• DO NOT impose potentially discriminatory criteria. For example, the need for candidates to be able to "work long hours" or the ability to "travel" should only be stated if you can objectively justify the requirement.  Unless it is objectively justifiable that this is required by the needs of the business it could amount to indirect discrimination against women (since, statistically, more women than men have childcare responsibilities and so more women than men might find it difficult to take a job which requires long hours or the flexibility to travel). 

THE APPLICATION STAGE

• DO use a standard application form for all candidates.  This is so that everyone is on an equal footing and enables you to disregard irrelevant information which might indicate a candidate’s protected characteristic. 

• DO watch out for serial applicants. Some candidates make multiple applications for roles and change certain details (such as their name or dates of education/exams) to fish for potential race, nationality and age discrimination claims.

• DO NOT request a candidate’s date of birth or ethnicity in the main part of your form as it could give rise to allegations of discrimination if the candidate is not chosen.  If you wish to monitor applicants for equal opportunity purposes this should be done in a separate anonymised part of the application form which is not shown to anyone involved in the short-listing process.  A further advantage of anonymising any information pertaining to a candidate’s ethnic origin, physical or mental healh, religion or sexual orientation is that it would otherwise be "sensitive personal data" under the Data Protection Act 1998 and thus requiring specific consent from the candidate before it can be processed.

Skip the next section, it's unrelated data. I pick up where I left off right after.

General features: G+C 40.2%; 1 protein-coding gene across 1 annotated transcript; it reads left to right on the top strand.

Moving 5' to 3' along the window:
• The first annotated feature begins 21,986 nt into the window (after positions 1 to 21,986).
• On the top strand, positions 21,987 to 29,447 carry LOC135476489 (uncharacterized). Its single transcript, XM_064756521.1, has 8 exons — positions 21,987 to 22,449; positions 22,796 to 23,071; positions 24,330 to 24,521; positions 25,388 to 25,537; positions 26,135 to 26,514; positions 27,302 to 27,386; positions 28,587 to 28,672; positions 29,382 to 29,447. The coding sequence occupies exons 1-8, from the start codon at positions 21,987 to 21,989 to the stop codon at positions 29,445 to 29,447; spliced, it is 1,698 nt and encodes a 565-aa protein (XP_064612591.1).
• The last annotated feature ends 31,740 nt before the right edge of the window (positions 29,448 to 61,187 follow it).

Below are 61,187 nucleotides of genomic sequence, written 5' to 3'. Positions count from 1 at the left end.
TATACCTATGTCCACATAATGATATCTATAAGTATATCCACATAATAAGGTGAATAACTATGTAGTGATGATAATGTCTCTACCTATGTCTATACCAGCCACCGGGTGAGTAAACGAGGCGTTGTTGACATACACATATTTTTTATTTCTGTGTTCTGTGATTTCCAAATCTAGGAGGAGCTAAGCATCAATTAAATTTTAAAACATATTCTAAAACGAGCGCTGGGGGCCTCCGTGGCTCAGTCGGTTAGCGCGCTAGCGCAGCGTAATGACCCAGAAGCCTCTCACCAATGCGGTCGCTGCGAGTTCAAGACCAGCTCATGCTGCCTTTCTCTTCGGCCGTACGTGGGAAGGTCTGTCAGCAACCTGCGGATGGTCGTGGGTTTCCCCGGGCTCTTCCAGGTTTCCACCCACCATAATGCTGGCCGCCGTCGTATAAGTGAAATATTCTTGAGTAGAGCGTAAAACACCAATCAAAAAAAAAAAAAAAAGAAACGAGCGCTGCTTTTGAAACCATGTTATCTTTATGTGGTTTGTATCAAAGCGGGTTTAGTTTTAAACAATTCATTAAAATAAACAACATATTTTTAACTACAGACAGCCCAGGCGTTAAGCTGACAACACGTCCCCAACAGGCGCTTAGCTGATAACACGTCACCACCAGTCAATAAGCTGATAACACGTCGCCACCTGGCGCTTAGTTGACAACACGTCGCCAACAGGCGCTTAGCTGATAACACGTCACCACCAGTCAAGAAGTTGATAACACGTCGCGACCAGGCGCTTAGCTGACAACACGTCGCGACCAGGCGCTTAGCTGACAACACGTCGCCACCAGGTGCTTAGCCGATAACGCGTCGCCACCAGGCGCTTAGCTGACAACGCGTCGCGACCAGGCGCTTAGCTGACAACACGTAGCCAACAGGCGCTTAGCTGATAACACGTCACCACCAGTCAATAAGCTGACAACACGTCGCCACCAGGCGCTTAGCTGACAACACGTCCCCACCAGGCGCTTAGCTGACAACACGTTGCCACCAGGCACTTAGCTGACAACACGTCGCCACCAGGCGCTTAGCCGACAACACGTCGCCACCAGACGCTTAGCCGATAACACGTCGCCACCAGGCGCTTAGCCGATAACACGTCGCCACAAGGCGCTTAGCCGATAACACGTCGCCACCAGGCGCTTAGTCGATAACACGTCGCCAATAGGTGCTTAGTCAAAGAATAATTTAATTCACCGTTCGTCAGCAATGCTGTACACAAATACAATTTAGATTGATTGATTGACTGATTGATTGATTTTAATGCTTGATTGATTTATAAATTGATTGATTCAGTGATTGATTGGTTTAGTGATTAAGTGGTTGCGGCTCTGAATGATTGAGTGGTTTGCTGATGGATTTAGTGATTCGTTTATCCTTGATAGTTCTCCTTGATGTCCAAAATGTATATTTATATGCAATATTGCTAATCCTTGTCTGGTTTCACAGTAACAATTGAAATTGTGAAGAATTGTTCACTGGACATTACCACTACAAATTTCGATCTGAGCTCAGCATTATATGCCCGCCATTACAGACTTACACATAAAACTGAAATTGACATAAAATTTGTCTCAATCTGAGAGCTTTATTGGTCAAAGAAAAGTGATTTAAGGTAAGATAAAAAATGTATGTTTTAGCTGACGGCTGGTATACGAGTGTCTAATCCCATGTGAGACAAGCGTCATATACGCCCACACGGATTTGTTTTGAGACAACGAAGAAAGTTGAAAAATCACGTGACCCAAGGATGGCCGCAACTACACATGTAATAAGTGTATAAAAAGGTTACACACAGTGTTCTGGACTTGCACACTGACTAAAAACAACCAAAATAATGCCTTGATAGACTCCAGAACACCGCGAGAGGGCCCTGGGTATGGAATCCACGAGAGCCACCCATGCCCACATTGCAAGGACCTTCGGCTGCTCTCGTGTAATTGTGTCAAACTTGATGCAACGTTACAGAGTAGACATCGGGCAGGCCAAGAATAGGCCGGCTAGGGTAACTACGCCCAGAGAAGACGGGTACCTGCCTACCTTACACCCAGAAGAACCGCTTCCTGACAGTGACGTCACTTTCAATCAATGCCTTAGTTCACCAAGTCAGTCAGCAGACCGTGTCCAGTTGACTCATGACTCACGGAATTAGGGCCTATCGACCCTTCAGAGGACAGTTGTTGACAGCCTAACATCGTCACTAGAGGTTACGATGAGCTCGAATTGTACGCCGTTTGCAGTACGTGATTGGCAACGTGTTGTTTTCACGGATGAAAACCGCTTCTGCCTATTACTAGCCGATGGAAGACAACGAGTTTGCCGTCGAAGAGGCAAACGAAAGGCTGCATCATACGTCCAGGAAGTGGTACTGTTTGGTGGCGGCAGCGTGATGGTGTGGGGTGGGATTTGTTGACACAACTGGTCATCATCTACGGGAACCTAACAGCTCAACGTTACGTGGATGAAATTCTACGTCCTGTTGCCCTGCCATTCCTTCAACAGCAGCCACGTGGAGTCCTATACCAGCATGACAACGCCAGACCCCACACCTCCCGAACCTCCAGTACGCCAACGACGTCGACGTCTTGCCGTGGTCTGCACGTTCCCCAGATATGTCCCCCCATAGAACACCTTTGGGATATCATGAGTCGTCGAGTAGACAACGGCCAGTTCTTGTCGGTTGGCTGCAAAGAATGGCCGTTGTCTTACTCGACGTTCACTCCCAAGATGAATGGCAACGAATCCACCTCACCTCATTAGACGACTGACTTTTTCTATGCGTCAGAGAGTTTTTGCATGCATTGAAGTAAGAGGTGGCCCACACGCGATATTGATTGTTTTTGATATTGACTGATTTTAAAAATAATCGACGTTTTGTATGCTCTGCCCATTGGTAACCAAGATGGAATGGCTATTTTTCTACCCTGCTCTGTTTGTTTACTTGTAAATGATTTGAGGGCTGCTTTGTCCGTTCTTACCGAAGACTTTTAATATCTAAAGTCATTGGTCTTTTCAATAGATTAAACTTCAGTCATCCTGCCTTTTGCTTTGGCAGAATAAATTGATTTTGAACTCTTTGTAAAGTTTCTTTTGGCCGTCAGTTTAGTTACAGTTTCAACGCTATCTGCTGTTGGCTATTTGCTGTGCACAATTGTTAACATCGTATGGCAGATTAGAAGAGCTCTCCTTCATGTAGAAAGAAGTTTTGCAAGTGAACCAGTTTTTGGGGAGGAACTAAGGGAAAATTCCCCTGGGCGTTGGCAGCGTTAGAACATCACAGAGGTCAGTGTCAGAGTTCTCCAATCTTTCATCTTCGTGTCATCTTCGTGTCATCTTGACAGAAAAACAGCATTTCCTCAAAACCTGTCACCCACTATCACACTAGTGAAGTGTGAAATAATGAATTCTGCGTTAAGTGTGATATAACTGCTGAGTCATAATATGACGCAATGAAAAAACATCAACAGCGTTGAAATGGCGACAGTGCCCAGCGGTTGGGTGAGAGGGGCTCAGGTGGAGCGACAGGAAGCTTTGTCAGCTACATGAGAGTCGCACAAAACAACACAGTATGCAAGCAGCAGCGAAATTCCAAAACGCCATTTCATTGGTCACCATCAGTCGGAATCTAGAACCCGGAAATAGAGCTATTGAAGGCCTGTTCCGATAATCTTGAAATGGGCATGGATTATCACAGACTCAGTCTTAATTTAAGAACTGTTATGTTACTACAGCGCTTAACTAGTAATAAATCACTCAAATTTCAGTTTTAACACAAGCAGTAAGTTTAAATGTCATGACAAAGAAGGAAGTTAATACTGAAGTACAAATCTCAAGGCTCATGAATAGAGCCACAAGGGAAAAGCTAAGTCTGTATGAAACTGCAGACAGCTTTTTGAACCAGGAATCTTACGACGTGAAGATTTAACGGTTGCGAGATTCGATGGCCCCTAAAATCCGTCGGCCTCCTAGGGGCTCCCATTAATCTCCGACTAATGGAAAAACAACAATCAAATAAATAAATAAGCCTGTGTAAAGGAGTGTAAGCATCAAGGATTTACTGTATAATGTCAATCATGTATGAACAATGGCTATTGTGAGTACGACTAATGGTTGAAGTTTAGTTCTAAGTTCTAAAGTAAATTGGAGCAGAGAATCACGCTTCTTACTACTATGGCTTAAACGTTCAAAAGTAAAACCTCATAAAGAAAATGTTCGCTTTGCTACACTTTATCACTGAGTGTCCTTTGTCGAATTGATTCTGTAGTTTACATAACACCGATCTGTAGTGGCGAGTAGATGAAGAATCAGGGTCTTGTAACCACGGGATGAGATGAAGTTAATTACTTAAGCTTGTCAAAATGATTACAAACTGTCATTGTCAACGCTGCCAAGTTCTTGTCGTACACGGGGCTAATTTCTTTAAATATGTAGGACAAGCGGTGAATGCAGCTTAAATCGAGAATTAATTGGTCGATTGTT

SHORTLISTING

• DO create a written job description of all of the roles that will be available.  As well as its practical use, it demonstrates that you have objectively assessed the role and skills, experience and requirements that are needed and then applied them to the relevant skills, experience and qualifications of the candidates. 

• DO weight criterion and use minimum scores for progress to the next stage of the recruitment process.  This is particularly important if there are a large number of potentially suitable applicants and several people will be carrying out the shortlisting process.  This might help to avoid any overly subjective views about particular candidates and reliance upon intangibles like "wrong fit" which can be very unhelpful if there is an allegation of discrimination. 

INTERVIEWING CANDIDATES